There are two major types of diabetes, Type 1 ("Juvenile diabetes" or "insulin-dependent diabetes mellitus") and Type 2 ("Adult onset" or "non-insulin dependent" diabetes mellitus (NIDDM). This article discusses a newer classification, Type 1.5. Type 1.5 is one of several names now applied to those who are diagnosed with diabetes as adults, but who do not immediately require insulin for treatment, are often not overweight, and have little or no resistance to insulin. When special lab tests are done, they are found to have antibodies, especially GAD65 antibodies, that attack their beta cells. This sort of diabetes is sometimes called Slow Onset Type 1 or Latent Autoimmune Diabetes in Adults (LADA).
One study performed in Bruneck, Italy [Diabetes, October 1998] found that 84% of the people diagnosed as Type 2 had insulin resistance, but the other 16% did not, suggesting these individuals had Type 1.5 diabetes. Several other studies have shown similar results as well as the presence of antibodies, especially those against glutamic acid decarboxylase (GAD), characteristic of Type 1 in this group of people diagnosed with Type 2.
Knowing your diabetes type can give you a better understanding of the changes that may occur as you age and the disease progresses. For example, if you have had insulin-resistant diabetes for several years that has become harder to control on a sulfonylurea medication and your C-peptide level (a lab test that measures insulin production) is now low, the addition of insulin will be needed. However, if your control of the diabetes is poor and your C-peptide is normal, adding another oral agent and paying closer attention to your food and exercise choices may be all that is required.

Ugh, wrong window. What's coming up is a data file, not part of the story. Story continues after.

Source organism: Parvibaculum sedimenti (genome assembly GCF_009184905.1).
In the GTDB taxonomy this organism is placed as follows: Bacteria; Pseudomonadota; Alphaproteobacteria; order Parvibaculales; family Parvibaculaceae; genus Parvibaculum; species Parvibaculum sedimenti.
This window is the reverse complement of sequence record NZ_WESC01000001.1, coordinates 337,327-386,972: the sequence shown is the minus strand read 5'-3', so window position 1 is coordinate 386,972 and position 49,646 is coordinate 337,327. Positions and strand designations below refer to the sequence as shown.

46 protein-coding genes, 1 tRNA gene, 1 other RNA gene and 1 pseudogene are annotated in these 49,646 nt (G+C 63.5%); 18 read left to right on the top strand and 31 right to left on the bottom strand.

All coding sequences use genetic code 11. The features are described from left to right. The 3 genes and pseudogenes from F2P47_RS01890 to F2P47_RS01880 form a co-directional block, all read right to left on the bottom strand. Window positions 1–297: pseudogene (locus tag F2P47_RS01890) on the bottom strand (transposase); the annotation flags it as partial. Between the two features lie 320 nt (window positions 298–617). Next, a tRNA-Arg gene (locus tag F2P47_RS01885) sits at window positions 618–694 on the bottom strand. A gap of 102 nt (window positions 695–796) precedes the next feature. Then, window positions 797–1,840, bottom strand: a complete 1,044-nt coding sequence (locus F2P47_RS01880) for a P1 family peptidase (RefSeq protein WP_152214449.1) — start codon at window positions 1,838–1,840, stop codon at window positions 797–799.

As insulin production falls, insulin becomes necessary to maintain control of the disease. One indication that people have Type 1.5 rather than Type 2 is their appearance, which is more likely though not always slender and physically fit. They often do not have other signs of Type 2 diabetes, such as the Syndrome X cluster of high TGs, low HDL or high blood pressure. Fortunately, in these early stages, diabetes treatment is not significantly different for slow-onset Type 1.5 patients than for truly insulin-resistant Type 2 patients. The only exception is that drugs designed to increase insulin sensitivity like the glitazones do not work because insulin sensitivity is normal.
Approximately 15% to 20% of people diagnosed as "Type 2" in fact have Type 1.5. They are often diagnosed as Type 2 because they are older and will initially respond to diabetes medications because they have adequate insulin production. The initial treatment may involve diet change, exercise and standard Type 2 medications.